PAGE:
The right sidebar on Google search is not that useful, it is either loaded with Adwords advertisements or houses an instant preview pane. Google decides whether you should be served an advertisement, local results, maps, or the general preview” pane and it appears that one more player is joining the team soon.
SearchEngineLand reports an observation from CyrusShephard, which confirms that Google is testing a brand new right pane on search result pages. The new pane, called sources, provides more in depth information about brands, celebrities and popular figures. Here is an example:
Analyzing the above query and the results on the sourcespane, we can observe a few things:
- A brief bio, a visual identification and notable events are reported.
- Links to popular pages like Wikipedia are referenced at the bottom.
- No cluster of links, recent news stories or blog posts are shown on the right pane. It appears as a simple box of basic information about the query, so that the user instantly knows the person/service/company he used in his query.
It is too early to jump into conclusions, as this feature is still under testing and not available for everyone. It is interesting to note that few months back, Google did released Google Related a chrome extension which offers suggestions to content you might find interesting. While the extension is meant for just about any webpage, the sourcespane is an in-house Google feature.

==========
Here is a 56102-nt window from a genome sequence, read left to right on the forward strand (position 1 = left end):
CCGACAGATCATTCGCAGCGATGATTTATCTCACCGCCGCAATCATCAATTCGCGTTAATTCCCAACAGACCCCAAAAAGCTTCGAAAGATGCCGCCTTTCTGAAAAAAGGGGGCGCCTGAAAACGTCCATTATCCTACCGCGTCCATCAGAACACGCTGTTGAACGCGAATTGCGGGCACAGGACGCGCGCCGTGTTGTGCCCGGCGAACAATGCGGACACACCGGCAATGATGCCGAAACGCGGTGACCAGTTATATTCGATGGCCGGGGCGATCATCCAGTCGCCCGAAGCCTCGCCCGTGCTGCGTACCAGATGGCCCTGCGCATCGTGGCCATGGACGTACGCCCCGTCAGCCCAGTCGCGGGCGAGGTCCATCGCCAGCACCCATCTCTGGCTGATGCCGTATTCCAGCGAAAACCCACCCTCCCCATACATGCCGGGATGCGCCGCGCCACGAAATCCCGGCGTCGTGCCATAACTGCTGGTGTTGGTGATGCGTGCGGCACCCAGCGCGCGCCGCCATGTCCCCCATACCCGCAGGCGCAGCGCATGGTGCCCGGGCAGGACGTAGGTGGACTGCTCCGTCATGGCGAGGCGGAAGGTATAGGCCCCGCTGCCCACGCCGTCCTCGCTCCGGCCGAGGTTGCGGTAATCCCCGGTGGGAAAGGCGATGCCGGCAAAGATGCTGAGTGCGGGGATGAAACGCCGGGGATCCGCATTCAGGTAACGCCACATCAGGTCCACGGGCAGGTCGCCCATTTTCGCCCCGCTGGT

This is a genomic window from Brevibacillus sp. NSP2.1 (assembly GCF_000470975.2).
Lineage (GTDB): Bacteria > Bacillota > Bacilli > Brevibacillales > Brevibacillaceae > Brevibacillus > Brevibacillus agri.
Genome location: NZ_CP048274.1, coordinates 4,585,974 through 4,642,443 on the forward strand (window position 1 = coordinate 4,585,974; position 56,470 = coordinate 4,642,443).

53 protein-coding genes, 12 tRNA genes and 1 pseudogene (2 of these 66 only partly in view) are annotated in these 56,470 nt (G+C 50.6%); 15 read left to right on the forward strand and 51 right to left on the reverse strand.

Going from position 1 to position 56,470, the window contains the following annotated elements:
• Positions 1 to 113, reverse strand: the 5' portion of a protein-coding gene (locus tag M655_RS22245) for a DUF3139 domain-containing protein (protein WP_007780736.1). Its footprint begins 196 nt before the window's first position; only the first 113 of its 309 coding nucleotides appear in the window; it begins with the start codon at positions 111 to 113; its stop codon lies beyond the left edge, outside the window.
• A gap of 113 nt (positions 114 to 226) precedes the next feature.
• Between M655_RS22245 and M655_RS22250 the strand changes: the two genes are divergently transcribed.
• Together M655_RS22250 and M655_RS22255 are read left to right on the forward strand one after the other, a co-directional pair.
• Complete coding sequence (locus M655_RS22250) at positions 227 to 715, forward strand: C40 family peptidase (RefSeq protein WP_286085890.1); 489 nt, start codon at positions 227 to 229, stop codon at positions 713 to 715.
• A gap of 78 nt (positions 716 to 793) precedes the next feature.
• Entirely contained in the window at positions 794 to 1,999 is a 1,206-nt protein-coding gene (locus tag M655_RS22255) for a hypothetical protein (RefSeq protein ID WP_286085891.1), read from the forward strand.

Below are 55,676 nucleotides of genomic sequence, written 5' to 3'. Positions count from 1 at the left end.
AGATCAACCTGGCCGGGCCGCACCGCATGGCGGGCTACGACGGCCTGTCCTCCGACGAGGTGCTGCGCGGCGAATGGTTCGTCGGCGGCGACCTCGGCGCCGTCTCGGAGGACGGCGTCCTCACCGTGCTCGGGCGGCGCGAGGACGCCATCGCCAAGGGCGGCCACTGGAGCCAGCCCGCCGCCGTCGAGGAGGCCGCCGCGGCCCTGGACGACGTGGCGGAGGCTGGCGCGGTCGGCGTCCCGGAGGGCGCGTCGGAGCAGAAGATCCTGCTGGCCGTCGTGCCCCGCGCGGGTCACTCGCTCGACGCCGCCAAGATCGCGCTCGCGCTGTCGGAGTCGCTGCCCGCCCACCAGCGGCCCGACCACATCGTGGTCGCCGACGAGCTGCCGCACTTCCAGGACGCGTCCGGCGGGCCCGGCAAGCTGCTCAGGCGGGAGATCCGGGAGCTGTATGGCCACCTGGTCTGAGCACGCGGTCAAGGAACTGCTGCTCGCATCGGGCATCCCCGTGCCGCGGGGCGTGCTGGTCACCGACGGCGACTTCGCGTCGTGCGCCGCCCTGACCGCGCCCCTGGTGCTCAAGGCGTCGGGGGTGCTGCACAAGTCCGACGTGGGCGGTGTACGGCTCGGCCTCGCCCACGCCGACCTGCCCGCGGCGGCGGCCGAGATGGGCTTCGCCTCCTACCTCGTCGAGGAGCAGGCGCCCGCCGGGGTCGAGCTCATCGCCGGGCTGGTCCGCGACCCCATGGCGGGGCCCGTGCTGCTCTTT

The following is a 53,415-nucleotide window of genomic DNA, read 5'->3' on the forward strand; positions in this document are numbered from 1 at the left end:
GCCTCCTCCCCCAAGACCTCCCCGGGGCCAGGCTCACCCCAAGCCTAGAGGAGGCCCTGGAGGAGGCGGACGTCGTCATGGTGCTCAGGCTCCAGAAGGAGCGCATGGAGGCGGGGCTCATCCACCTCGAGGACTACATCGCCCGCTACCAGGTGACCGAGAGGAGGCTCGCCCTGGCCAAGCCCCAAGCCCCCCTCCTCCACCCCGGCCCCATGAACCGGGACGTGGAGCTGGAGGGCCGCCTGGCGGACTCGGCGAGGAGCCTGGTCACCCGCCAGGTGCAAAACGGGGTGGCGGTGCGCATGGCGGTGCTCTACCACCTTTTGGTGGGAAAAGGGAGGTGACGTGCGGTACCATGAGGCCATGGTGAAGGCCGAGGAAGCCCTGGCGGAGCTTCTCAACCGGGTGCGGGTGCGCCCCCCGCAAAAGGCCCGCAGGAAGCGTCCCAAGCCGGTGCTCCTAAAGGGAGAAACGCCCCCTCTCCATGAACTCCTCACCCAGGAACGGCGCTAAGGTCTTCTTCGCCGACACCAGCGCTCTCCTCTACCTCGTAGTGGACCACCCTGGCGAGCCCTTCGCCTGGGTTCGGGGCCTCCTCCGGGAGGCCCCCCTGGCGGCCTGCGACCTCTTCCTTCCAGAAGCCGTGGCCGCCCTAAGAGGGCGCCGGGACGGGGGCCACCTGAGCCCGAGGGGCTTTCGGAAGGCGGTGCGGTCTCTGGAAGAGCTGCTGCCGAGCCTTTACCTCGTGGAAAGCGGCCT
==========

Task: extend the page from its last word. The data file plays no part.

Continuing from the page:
Ever since Google released their latest algorithmic tweak, the search giant has been obsessing about quality of search results and sustaining user engagement. Author thumbnails on search results, redesigning every possible Google service in no time, launching another social umbrella after three failed attempts, all these signals zero in to one point let us provide answers users are badly looking for.
Cyrus Shepard, the person who took the above screenshot says that the results were a little awkward. He clicked the Twitter logo from sourcespane and arrived on a random blog post, instead of the main Twitter website. This is kinda odd, why would Google link an image to a random blog post which is only partially close to his query?
Here is another screenshot Cyrus shared on his Google Plus account:
For a really simple query as Twitter, Google is showing a lot of background details e.g name of current CEO, the programming language used, headquarters and so forth. I am not sure how this content module will shape up but it surely adds up to the noise in search results.
Google search is no longer simpleas it used to be, but then, change is the only constant.